• Petitioner's claim was based on threats she received from a man named Rigoberto Nelson ("Nelson"), a MS-13 gang member, along with threats from people associated with Nelson. Nelson sexually assaulted Petitioner in El Salvador and then threatened to kill Petitioner if she went to the police. Petitioner reported the sexual assault to the police, which led to Nelson's arrest and prosecution. Petitioner attended two of the court hearings, after which time individuals connected with Nelson tried to convince Petitioner to drop the case. Men would come to Petitioner's fruit stand and threaten her. Additionally, Petitioner's first attorney tried to bribe her to drop the case, which resulted in the judge removing the attorney from the case. Petitioner's second attorney also tried to offer Petitioner money to drop the case and, like Petitioner's first attorney, was removed from the case. Nelson's relatives also visited Petitioner and tried to bribe her to drop the case against Nelson, and they made comments to Petitioner that made her feel threatened. Petitioner also claimed that Nelson had other individuals visit Petitioner and threaten her. Petitioner's relative received a note about Petitioner, which Petitioner reported to the police—though the police informed Petitioner that they could not do anything with the note. Seven years after the sexual assault, Nelson got out of prison and threatened Petitioner for bringing the case against him, and Petitioner was too scared to report the threat to the police. Thereafter, she traveled to the United States to seek safety.
  • The immigration judge (IJ) denied Petitioner's application. The IJ found Petitioner to be credible and did say that he had suffered past harm rising to the level of persecution, but the IJ concluded that Petitioner was not harmed due to a political opinion or membership in a particular social group (PSG). Additionally, the IJ found that Petitioner did not establish a well-founded fear of future persecution since she did not show that the government of El Salvador would be unable or unwilling to protect Petitioner.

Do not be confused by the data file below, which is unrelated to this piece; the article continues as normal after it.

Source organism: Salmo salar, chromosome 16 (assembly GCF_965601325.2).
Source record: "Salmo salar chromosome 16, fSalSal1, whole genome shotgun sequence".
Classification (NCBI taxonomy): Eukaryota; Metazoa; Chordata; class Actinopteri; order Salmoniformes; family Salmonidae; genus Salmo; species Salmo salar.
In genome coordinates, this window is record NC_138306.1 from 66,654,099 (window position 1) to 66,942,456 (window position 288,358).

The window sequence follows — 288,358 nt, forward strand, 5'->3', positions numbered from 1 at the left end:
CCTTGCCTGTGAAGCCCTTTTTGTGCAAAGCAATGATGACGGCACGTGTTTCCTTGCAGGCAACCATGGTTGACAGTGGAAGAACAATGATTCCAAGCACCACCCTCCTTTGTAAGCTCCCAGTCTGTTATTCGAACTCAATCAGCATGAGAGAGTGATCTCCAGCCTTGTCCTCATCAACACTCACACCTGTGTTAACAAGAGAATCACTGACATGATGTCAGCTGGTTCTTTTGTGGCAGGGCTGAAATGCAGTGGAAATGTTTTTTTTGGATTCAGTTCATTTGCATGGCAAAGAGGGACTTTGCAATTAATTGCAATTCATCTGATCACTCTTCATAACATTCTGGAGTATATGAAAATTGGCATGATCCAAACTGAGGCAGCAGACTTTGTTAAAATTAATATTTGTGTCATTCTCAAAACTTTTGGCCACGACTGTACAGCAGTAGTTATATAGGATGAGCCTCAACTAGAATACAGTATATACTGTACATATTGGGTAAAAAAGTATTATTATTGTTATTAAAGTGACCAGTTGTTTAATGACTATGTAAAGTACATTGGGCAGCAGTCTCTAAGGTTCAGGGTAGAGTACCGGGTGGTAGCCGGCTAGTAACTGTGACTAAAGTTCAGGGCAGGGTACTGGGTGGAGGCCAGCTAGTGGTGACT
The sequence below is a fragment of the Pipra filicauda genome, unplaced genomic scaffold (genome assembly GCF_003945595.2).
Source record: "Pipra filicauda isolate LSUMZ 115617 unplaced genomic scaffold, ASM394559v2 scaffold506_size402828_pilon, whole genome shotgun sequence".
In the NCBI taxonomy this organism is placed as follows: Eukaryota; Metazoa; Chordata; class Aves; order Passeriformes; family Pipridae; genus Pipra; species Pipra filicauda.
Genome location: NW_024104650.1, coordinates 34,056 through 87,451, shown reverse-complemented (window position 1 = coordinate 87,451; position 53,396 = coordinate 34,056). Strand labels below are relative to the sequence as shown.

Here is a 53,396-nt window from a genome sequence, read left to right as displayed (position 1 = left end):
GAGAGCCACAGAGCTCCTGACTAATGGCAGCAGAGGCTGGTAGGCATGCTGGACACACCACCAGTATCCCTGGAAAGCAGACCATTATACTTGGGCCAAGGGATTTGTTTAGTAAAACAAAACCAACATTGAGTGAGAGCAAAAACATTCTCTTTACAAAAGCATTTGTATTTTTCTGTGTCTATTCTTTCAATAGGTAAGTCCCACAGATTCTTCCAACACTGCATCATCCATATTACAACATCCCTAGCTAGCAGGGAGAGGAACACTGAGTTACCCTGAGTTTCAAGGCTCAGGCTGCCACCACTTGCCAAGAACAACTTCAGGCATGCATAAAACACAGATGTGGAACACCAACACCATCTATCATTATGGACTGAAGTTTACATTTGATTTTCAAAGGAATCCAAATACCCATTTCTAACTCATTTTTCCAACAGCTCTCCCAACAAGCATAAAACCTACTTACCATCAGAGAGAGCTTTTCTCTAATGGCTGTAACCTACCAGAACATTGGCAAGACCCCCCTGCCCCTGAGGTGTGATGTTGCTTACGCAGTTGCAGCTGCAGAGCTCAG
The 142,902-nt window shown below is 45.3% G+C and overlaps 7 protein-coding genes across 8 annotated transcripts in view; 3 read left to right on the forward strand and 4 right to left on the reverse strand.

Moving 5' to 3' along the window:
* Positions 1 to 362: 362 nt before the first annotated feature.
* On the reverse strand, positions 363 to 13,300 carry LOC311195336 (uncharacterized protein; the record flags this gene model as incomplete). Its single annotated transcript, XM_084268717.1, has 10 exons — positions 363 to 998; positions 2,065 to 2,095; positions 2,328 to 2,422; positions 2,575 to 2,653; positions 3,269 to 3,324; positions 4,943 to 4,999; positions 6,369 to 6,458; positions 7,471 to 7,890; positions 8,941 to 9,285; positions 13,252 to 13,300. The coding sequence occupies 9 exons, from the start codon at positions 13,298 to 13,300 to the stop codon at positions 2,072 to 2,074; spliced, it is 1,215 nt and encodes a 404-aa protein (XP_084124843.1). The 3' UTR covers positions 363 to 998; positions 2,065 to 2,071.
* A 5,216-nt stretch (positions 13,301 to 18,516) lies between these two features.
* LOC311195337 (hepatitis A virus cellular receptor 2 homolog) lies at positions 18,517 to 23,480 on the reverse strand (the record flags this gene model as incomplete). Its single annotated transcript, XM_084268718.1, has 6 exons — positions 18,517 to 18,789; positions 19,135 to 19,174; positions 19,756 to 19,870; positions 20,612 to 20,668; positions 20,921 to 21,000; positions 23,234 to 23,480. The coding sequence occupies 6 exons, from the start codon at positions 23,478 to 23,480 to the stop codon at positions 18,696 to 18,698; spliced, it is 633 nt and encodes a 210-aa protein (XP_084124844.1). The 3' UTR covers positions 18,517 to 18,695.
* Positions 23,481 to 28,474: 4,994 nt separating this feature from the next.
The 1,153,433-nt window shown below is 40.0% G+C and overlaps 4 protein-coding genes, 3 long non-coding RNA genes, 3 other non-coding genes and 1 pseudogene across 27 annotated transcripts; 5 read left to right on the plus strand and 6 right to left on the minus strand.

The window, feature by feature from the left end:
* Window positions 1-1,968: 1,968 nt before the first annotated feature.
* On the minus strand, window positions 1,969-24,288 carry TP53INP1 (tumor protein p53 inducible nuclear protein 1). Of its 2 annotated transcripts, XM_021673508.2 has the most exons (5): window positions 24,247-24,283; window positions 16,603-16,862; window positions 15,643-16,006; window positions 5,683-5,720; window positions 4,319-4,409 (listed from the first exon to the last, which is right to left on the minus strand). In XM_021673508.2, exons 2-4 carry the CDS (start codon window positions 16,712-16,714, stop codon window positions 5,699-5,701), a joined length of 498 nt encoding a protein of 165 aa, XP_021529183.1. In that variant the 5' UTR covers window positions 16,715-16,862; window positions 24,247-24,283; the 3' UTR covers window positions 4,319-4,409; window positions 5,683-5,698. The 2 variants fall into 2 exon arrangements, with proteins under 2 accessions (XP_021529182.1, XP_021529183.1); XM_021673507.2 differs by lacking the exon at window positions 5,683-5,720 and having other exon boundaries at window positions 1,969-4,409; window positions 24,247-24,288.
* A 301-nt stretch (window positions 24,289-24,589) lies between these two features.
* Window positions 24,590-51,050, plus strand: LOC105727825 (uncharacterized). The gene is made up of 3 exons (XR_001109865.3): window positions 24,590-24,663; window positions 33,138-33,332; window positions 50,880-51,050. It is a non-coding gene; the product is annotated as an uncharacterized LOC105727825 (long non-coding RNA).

• Petitioner appealed the IJ's decision to the BIA, and she also filed a motion requesting that the BIA to refer her appeal to a three-member panel and asking for summary reversal and remand. A single-member panel of the BIA affirmed the IJ's decision and denied Petitioner's motion. The BIA's denial included the finding that Petitioner failed to show that Salvadoran police were unable or unwilling to protect her.
  • Petitioner timely sought review of the BIA's denial of Petitioner's asylum application and brought four issues before the Fifth Circuit. Before the Fifth Circuit, Petitioner argued that the BIA erred in denying her relief because:
    • (1) Petitioner's asylum application established that the Salvadoran government was unable or unwilling to protect Petitioner from her persecutors;
    • (2) the BIA failed to act as an impartial adjudicator;
    • (3) the BIA violated Petitioner's constitutional rights by allowing a single-member BIA panel to issue a decision in her case, instead of a three-member panel; and
    • (4) the BIA committed an abuse of discretion by not referring Petitioner's case to a three-member BIA panel.
Notable Holdings & Rationale 
  • The Fifth Circuit denied Petitioner's petition with regard to the first three issues. For the fourth issue (abuse of discretion), the Fifth Circuit dismissed the petition for lack of jurisdiction.
  • Notably, regarding the first issue, the Fifth Circuit held that the BIA did not err in determining that Petitioner failed to show that the Salvadoran government would be unable or unwilling to control Petitioner's persecutors, and the Fifth Circuit stated that a reasonable factfinder could find that substantial evidence demonstrated that the Salvadoran government would not be unwilling or unable to control Petitioner's persecutors. The Fifth Circuit discussed Rigoberto's prosecution and the facts surrounding the court case and the judge removing Petitioner's attorneys who attempted to bribe her as instances of the government not being unwilling or unable to control Petitioner's persecutors. Moreover, the Fifth Circuit discussed that Petitioner deprived the Salvadoran authorities of an opportunity to protect Petitioner since she did not report the first two threats to the police.

Membreno-Rodriguez v. Garland, No. 23-60022 (5th Cir. Mar. 4, 2024) - Mar. 4, 2024

Facts & Background
  • Petitioner, citizen of Honduras, sought review from the Fifth Circuit of the denial of his motion to reopen his removal proceedings.